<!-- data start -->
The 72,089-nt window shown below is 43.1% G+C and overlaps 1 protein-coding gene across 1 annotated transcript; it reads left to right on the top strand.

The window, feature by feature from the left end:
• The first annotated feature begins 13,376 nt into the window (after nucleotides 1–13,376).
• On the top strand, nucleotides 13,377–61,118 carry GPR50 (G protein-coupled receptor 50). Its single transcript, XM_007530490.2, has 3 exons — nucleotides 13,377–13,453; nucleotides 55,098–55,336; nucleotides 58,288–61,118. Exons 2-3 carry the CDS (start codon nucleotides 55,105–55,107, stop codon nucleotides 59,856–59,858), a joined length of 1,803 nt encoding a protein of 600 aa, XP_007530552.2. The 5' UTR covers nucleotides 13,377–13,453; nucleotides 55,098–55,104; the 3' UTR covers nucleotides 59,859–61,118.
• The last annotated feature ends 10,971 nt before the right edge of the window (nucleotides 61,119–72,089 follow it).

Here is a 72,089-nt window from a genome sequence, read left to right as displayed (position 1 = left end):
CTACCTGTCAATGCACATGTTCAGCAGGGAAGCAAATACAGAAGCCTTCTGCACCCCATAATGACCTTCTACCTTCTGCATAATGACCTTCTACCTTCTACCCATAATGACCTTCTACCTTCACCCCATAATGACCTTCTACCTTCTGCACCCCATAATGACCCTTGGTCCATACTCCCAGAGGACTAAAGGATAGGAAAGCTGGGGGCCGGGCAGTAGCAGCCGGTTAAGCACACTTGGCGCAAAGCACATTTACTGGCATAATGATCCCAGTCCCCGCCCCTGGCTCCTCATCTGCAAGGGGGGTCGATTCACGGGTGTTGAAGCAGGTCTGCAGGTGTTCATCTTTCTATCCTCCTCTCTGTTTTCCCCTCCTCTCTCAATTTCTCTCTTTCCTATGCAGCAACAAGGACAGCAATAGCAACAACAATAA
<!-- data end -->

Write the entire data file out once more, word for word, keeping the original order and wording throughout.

The 72,089-nt window shown below is 43.1% G+C and overlaps 1 protein-coding gene across 1 annotated transcript; it reads left to right on the top strand.

The window, feature by feature from the left end:
• The first annotated feature begins 13,376 nt into the window (after nucleotides 1–13,376).
• On the top strand, nucleotides 13,377–61,118 carry GPR50 (G protein-coupled receptor 50). Its single transcript, XM_007530490.2, has 3 exons — nucleotides 13,377–13,453; nucleotides 55,098–55,336; nucleotides 58,288–61,118. Exons 2-3 carry the CDS (start codon nucleotides 55,105–55,107, stop codon nucleotides 59,856–59,858), a joined length of 1,803 nt encoding a protein of 600 aa, XP_007530552.2. The 5' UTR covers nucleotides 13,377–13,453; nucleotides 55,098–55,104; the 3' UTR covers nucleotides 59,859–61,118.
• The last annotated feature ends 10,971 nt before the right edge of the window (nucleotides 61,119–72,089 follow it).

Here is a 72,089-nt window from a genome sequence, read left to right as displayed (position 1 = left end):
CTACCTGTCAATGCACATGTTCAGCAGGGAAGCAAATACAGAAGCCTTCTGCACCCCATAATGACCTTCTACCTTCTGCATAATGACCTTCTACCTTCTACCCATAATGACCTTCTACCTTCACCCCATAATGACCTTCTACCTTCTGCACCCCATAATGACCCTTGGTCCATACTCCCAGAGGACTAAAGGATAGGAAAGCTGGGGGCCGGGCAGTAGCAGCCGGTTAAGCACACTTGGCGCAAAGCACATTTACTGGCATAATGATCCCAGTCCCCGCCCCTGGCTCCTCATCTGCAAGGGGGGTCGATTCACGGGTGTTGAAGCAGGTCTGCAGGTGTTCATCTTTCTATCCTCCTCTCTGTTTTCCCCTCCTCTCTCAATTTCTCTCTTTCCTATGCAGCAACAAGGACAGCAATAGCAACAACAATAA